Design Considerations for Spatial Metaphors
reflections on the evolution of viewpoint transportation systems
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Position Paper by Heiner Benking and Anthony Judge fro acm-ECHT Conference, Edinburgh 18-23 September 1994
Invited Workshop: Spatial Metaphors for Information Systems
This note assumes that the future evolution of the use of spatial metaphors in
interface design will not be focused on any single metaphor. For a variety of reasons
there is a need for environments permitting user-choice, or AI-selection, of metaphors
through which information is communicated in either direction. The following remarks
highlight some of the issues relating to this evolution.
1. Classes of metaphors
There is a need to distinguish classes of metaphors offering different advantages and
disadvantages. Typically they would include: geometric forms (cube, sphere, polyhedra in
general), artificial forms (townscapes, house, room), natural forms (landscape, trees,
etc.), systemic structures (highway systems, pathways, flow systems), dynamic systems
(atomic, molecular, planetary, galactic systems), traditional symbol systems (mandalas,
sand paint ings, etc.).
Of special interest are those sets of metaphors which permit inter-transformation with
minimal loss of conceptual integrity (in terms of maintaining relationships between data
referents). This function is important with respect to user learning, user preferences for
information organisation and cultural biases and preferences in information organisation.
It is however equally important as a way of handling different levels of complexity.
With information beyond a certain degree of complexity it is questionable whether any
single metaphor is adequate as an interface for adequate comprehension. This is best
exemplified by the wave/particle metaphors used to comprehend fundamental physical
systems. There is therefore the interesting possibility, that some complex systems may
only be adequately comprehended through three or more complementary metaphors. This
consideration also relates to psychological type-theory by which the number of types
distinguished may correspond to the number of metaphors appropriate for comprehension (The
astrological types are perhaps an extreme example).
4. Relevance of morphing techniques
It is interesting that the debate on metaphors has proceeded independently from the
development of morphing. The reason may lie in the emphasis on the necessarily visual
(superficial) features of the images which are morphed. These have not yet been considered
as ways of carrying information as is the case with the metaphors considered earlier.
There is no reason why users should not be free to distort any initial metaphor into some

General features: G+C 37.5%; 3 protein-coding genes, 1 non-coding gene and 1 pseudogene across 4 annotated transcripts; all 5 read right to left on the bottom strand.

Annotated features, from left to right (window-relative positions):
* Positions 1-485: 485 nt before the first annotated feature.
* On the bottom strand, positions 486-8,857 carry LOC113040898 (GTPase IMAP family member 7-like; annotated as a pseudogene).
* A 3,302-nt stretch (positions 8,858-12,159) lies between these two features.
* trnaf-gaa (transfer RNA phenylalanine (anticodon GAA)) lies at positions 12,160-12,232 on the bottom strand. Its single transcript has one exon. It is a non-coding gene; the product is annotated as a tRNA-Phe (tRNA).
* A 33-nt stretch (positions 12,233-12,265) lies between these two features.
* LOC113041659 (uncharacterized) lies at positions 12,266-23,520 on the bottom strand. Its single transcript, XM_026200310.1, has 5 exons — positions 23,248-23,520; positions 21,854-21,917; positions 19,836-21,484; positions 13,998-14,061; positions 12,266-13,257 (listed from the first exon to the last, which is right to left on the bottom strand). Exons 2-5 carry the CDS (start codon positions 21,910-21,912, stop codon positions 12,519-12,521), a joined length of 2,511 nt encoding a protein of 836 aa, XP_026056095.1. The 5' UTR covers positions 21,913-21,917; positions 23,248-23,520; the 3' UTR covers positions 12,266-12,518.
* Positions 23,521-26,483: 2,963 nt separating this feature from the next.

preferred form. Morphing can also be used by the user to reconfigure information in terms
of complementary metaphors.
5. Alternation and perspective
There are learnings from the use of two eyes to obtain a sense of perspective. It is
equally desirable to understand the use of metaphors in terms of the alternation between
perspectives which provide a sense of depth that would otherwise be unavailable. Such
'depth' is distinct from that obtainable from any 3-D metaphor which although it
offers depth is cognitively not as significant as that offered from the cognitive
integration of two contrasting metaphors. Such 'depth is only achievable by
alternation between metaphorical interfaces (as the wave/particle example suggests).
6. Metaphoric library
There is merit in considering the possibility of a library of metaphors analogous to
the 'libraries' available in software packages. Such a library might contain
many of the metaphors noted above. A stage may be envisaged in which metaphor libraries
might become equivalent to figures as in drawing packages. These could then be seen as
archetype libraries to trigger ideas in brain-(quickstorming) processes.
7. Pattern fitting
Of great interest is the possibility of using algorithms to fit data to spatial
metaphors. Through this function the user would be presented with a selected sub-set of
metaphors to which the information can be usefully fitted.In its simplest form this would
be of value in interrelating key concepts in the outcome of conferences. Typically the
intellectual product of such events (e.g. UN Conference on Environment and Development,
Rio de Janeiro, 1992) takes the form of complex declarations and programmes (e.g. Agenda
21). The challenge is to configure the conceptual elements into a globally comprehensible
form. This is necessary to counteract the tendency to generate an asymmetric agglomeration
of elements (of which Agenda 21 is a typical example). In addition to its mnemonic
function, a metaphoric framework can then highlight possible missing elements as well as
suggesting ways of understanding inter esting functional relationships between such
elements. In this sense a metaphoric framework can be used to 'challenge' any
conventional legalistic structuring of academic or policy conferences. Such feedback can
suggest the use of alternative metaphors.
8. Sterile metaphors
It is useful to treat the use of metaphors 'self-reflexively'. This can best
be illustrated by the many proposed architectural and landscape metaphors. Some of them
appear to suffer from inadequacies analogous to those noted by critics of sterile
architecture and city-scapes (sterile or criminal downtown areas) - to which